A Sake Story


This is the story of our sake, brewed under the tutelage of Master Eric Taylor. –> his most excellent guide.

Moto: humble beginnings

Our sake came from humble beginnings, like all great heroes. Nothing more than 2 cups of rice, koji and sake, our sake lay for 3 weeks in this pupal stage, awaiting its call to action.

The moto stage is where the culture of yeast and koji that is used to ferment the rice is created. Koji is a type of fungus that breaks down the complex starches found in rice into sugars, which the yeast can digest. During moto, the yeast and koji have a chance to settle and make friends with each other before beginning the primary fermentation.

Our koji and yeast got along swell and produced many delicious smells together–foreshadowing what was to come.

Moromi: so much rice!

The koji and yeast are synergizing beautifully after 3 weeks in moto and producing lots of sweet pear and cantaloupe flavors.

We added rice to the sake over three seperate days, increasing the amount we added each day until we reached our final volume of 5 gallons. This involved a lot of rice cooking (basically the entire sack of rice) and provided lunch for the hard-working club president for several days.

Sake in fermenter producing bubbles on 2nd day

Inside of fermenter — foam!

Primary fermentation: the big chill
After adding all the rice, we’re storing the sake in our fridge for 3 weeks until it comes out delicious and alcoholic.

Overflow into the airlock after a vigorous first night of fermentation. A good sign!

Aging, bottling, and drinking
Well, the sake has long since been finished and is now a delicious addition to hour stable of homebrews. The process was challenging, but a lot of fun, and the end-product was surprisingly good. We ended up with about 8 liters of 12% sake. Our final volume was a little low, mainly because we had difficulty aging it all in the fridge and drank quite a bit while it was in the nigorizake stage.  That’s fine, because it really tastes good; notes of pears, white grapes, and very smooth. Excellent when warmed up!

Check out our Facebook page for info, events, and discussion!

Hey there!

If you’re interested in the UBC Brewing Club and want to get involved, the best way to start is to join us on Facebook. We keep our page updated with info on upcoming brews, special events, and brewing talk.


Alternatively, come to any of our weekly brewing sessions, Sunday from 3-6pm in the SUB Servery (2nd floor). At our weekly sessions, you can learn the process, brew your own batches, and take part in our club brews.

beercast—Feb 23, 2012


Kathy goes to Portland for reading week! With her friend Megan!

They come close to sampling Breakside Brewery’s Lavendar Fudge Stout (oooh, so close), and get inoculated into the Rogue Nation. There was a no talking on cellphone rule at the bar. And we didn’t know how taster sets work.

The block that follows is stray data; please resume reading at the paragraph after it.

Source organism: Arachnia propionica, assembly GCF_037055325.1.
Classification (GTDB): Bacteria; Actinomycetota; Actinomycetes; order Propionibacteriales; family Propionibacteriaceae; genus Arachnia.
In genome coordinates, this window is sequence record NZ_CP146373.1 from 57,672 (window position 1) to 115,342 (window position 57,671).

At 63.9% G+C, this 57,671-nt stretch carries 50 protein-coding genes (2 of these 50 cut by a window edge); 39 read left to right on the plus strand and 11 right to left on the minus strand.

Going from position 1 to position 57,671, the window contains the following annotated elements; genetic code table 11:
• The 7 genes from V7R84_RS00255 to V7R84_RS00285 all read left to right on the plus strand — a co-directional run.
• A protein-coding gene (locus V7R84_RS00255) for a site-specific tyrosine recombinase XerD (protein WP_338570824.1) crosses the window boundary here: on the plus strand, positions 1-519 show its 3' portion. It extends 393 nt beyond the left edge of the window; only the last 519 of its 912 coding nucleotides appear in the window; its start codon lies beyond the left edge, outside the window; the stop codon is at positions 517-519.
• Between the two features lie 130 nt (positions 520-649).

And so much beer drinking.

Beers drunk:
from Rogue:
Yellow Snow IPA
Dungeness Crab Porter
Shakespeare Oatmeal Stout
Single Malt Ale
John John Juniper
Mocha Porter
Mogul Madness
Hazelnut Brown

Notable beers not noted:
Breakside’s Aztec

Questions, comments and concerns? Send an email to ubcbrewing@gmail.com, or tweet us at ubcbrewing. Oh. And send us beer. We will drink them.

Easy 10-Step Instructions on How to Brew a Basic All Grain Beer

Through my many adventures in the series of tubes we call the internets, I have found it interesting how hard it is to find a simple straightforward guide on how to make a basic All-Grain beer.

So here is a simple no B.S. guide on how to make your first basic (Single Infusion) All Grain batch for beginners! (I’m leaving out some tips and tricks for the sake of brevity, but it’s encouraged that you use your head while brewing)
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A Taste of One of the World’s Most Expensive Beers

Oh yes, you read that correctly, boys and girls.

The brUBC has had a chance to taste not only one the world’s most expensive beers, but also taste a onetime holder of the Guinness Book of World Records for the most alcoholic beer in the world.

What beer, you may ask, that I am referring to?

Not what you would think when you hear the word ‘expensive’.

I introduce to you, Samuel Adams Utopias Beer. (2009 vintage)

Sam Adams Utopia

Aged up to 16 years in a single-use bourbon wood casks in the Sam Adam’s Boston barrel room, this beer is brewed in very limited qualities with only 9000 bottles being brewed in 2009. Coming in at 27% ABV, it’s the world’s strongest naturally fermented beer ever made. (Unlike the 55% Brew Dog: End of History which applies fractional freezing to increase alcoholic content)

So how much, you may ask?
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